Life insurance is a legal contract between an insurance company and a policy owner and is governed by state law. Under the terms of the policy contract, the policy owner pays premiums in exchange for the promise of payment of a specified amount of money to a named beneficiary when the insured dies. The policy itself contains provisions specifying the rights and obligations of the parties under the contract. The specific purpose of life insurance is to replace the economic loss resulting from a person's death using money from a pool of funds to which many people contributed a relatively small amount.
You know that you need life insurance. However, with the wide variety of insurance policies available, you may find choosing the right one difficult. It's really not as confusing as it seems, however, once you understand the basic types of life insurance policies.
Term Life Insurance
With a term policy, you get "pure" life insurance coverage. Term insurance provides a death benefit for only a specific period of time. If you die during the coverage period, your beneficiary (the person you named to collect the insurance proceeds) receives the death benefit (the face amount of the policy). If you live past the term period, your coverage ends, and you get nothing back.
Traditional Whole Life Insurance
Whole life insurance is a type of permanent insurance or cash value insurance. Unlike term insurance, which provides coverage for a particular period of time, permanent insurance provides coverage for your entire life. When you make premium payments, you pay more than is needed to pay for the current costs of insurance coverage and expenses. The excess payment is credited to a cash value account. This cash value account allows the insurance company to charge a level, guaranteed premium and to provide a death benefit and cash value throughout the life of the policy.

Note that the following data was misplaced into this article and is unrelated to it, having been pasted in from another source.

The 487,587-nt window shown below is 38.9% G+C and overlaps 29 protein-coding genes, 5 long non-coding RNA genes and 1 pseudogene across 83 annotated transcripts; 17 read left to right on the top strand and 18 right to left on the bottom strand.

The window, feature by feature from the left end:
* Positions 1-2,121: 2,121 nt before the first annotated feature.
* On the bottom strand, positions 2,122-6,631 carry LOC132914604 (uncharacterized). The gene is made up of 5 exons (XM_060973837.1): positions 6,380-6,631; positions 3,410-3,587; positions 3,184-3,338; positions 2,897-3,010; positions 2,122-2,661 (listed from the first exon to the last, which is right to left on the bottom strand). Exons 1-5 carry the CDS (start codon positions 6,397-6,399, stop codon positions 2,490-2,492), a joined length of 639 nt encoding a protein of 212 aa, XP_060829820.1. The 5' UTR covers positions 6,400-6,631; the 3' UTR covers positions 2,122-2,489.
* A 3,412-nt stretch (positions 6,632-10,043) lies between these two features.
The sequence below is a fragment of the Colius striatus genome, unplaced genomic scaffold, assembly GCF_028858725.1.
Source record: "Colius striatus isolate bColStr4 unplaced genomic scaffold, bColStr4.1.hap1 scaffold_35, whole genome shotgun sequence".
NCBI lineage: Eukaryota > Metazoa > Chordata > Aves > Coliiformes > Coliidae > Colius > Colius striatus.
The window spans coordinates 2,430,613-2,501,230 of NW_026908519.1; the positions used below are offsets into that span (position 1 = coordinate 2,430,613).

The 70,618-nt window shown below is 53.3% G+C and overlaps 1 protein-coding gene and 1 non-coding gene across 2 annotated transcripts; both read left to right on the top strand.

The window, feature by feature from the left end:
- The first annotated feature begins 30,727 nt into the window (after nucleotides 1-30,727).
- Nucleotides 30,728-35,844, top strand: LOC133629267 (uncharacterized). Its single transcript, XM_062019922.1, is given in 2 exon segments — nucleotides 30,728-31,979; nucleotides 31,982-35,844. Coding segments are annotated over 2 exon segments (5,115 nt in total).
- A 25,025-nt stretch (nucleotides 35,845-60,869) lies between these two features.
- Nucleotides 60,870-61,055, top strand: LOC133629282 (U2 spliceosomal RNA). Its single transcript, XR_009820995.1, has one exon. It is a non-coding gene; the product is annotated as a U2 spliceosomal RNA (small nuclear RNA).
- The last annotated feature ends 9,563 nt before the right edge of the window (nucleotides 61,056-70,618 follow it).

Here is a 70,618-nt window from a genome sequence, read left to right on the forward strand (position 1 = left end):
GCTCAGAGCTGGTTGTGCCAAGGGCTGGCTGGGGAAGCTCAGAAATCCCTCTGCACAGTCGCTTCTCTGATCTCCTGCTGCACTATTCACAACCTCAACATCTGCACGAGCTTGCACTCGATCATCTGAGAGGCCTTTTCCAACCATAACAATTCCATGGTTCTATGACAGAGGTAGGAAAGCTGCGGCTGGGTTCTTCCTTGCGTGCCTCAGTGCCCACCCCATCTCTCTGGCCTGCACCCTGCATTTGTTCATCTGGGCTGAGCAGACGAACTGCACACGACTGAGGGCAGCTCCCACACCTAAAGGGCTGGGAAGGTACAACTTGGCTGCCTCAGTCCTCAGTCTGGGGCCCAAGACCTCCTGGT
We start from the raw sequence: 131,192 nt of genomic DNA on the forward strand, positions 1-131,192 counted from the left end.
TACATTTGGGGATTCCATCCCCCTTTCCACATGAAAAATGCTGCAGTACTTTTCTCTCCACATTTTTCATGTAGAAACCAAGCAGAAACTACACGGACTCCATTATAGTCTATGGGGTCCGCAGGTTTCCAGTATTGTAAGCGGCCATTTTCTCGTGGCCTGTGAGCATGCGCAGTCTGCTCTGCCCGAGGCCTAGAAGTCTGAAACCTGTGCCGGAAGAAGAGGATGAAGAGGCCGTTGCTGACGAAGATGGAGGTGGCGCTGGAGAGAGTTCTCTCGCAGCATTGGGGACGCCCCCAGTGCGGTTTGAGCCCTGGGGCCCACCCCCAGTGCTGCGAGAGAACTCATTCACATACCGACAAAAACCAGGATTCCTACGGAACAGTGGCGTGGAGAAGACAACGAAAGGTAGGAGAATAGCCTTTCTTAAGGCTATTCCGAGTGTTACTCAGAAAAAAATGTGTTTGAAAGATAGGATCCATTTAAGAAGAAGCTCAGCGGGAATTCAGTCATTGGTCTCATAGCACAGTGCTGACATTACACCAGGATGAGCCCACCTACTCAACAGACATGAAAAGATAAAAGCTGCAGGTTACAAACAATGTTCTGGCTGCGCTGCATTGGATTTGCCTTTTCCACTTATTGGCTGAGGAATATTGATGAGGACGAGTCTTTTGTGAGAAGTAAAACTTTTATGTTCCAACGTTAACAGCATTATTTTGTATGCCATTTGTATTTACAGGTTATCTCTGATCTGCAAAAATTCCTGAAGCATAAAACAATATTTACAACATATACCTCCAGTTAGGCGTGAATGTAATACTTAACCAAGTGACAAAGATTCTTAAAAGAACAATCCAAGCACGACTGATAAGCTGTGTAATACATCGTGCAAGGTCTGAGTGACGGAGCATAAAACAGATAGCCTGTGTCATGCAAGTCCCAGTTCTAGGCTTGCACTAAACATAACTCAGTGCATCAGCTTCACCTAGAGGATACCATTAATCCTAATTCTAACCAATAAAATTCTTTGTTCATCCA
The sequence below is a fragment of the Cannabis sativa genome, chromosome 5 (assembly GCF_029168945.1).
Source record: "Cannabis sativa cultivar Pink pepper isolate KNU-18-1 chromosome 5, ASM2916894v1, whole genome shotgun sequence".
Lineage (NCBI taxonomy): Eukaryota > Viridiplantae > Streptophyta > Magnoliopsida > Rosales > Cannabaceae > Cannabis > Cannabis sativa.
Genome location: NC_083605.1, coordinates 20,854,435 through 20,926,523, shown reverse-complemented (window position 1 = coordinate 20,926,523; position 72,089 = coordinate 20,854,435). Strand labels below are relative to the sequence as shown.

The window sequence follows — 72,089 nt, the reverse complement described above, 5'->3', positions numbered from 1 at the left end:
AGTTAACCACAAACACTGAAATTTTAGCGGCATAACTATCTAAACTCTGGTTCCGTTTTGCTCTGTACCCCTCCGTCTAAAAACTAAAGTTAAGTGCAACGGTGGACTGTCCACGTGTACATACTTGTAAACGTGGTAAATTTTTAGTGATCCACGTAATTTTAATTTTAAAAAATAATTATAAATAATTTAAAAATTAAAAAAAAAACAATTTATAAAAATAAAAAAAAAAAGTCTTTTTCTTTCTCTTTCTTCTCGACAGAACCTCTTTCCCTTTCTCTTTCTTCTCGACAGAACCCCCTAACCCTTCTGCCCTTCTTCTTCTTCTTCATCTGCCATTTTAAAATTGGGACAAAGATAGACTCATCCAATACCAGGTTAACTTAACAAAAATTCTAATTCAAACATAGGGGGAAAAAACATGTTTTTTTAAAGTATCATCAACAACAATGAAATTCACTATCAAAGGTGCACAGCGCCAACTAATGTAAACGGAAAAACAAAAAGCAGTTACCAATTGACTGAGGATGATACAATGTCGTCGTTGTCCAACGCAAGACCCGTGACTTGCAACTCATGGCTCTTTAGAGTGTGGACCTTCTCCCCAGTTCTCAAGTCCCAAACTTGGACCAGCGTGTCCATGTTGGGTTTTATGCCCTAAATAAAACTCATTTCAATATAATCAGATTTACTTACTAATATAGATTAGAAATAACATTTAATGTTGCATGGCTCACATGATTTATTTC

Universal life is another type of permanent life insurance with a death benefit and a cash value account. Like whole life insurance, the cash value is held in the insurance company's general portfolio--you don't get to choose how the account is invested. Unlike traditional whole life, universal life insurance allows you flexibility in making premium payments.
Joint or Survivorship Life for you and your spouse
Some married couples choose to buy insurance together within the same policy. These policies take the form of either a joint first-to-die or a joint second-to-die (survivorship) design. With first-to-die, the death benefit is paid at the death of the spouse who dies first. With second-to-die, no death benefit is paid until both spouses are deceased. Second-to-die policies are commonly used in estate planning to create a pool of funds to pay estate taxes and other expenses due at the death of the second spouse. Joint and survivorship policies are generally available under any type of permanent life insurance. Other than the fact that two people are insured under one policy, the policy characteristics remain the same.